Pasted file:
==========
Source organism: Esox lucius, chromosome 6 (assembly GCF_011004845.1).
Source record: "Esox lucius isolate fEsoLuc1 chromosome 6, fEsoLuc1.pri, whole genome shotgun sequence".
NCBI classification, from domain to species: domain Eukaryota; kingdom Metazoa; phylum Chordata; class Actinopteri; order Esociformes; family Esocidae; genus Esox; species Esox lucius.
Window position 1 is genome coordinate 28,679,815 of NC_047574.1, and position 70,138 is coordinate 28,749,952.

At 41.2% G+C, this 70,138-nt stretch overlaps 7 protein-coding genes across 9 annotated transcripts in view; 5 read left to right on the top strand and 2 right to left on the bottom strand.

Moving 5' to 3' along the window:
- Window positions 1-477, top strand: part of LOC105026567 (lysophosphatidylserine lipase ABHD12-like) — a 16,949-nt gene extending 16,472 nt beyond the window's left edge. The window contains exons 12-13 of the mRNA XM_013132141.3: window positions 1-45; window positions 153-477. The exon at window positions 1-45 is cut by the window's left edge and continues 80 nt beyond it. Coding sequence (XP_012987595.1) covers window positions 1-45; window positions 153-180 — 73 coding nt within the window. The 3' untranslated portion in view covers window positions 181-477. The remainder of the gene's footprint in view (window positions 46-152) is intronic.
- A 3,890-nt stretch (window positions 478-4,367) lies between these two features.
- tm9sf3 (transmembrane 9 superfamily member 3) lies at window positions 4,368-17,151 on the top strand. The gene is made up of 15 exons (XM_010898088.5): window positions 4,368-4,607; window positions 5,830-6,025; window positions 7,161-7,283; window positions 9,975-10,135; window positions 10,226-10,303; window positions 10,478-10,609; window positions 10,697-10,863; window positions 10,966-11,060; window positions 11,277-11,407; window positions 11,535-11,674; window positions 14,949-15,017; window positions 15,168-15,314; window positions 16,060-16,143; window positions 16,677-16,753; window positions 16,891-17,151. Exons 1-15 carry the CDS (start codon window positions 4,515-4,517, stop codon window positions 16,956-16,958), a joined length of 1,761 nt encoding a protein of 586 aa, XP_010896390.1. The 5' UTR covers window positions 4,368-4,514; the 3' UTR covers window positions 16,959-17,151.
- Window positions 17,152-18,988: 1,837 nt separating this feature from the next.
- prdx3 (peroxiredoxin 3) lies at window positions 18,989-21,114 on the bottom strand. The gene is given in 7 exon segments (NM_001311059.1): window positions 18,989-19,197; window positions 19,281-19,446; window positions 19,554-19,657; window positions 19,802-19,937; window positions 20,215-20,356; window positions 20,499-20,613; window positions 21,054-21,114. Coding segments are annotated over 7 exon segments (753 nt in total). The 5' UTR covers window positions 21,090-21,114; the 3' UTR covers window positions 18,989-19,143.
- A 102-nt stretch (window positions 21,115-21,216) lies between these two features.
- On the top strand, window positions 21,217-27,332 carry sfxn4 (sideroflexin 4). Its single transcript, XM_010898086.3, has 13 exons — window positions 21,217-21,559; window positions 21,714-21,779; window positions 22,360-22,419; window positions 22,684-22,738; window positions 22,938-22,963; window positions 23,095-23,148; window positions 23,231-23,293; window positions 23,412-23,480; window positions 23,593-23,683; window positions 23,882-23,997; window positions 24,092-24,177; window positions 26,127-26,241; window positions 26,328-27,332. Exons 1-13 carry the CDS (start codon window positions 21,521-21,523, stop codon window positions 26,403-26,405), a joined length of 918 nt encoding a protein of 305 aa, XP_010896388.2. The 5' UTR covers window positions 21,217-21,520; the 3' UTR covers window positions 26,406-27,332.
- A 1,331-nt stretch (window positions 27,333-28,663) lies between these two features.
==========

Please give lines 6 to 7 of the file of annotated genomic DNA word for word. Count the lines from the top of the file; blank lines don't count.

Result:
Moving 5' to 3' along the window:
- Window positions 1-477, top strand: part of LOC105026567 (lysophosphatidylserine lipase ABHD12-like) — a 16,949-nt gene extending 16,472 nt beyond the window's left edge. The window contains exons 12-13 of the mRNA XM_013132141.3: window positions 1-45; window positions 153-477. The exon at window positions 1-45 is cut by the window's left edge and continues 80 nt beyond it. Coding sequence (XP_012987595.1) covers window positions 1-45; window positions 153-180 — 73 coding nt within the window. The 3' untranslated portion in view covers window positions 181-477. The remainder of the gene's footprint in view (window positions 46-152) is intronic.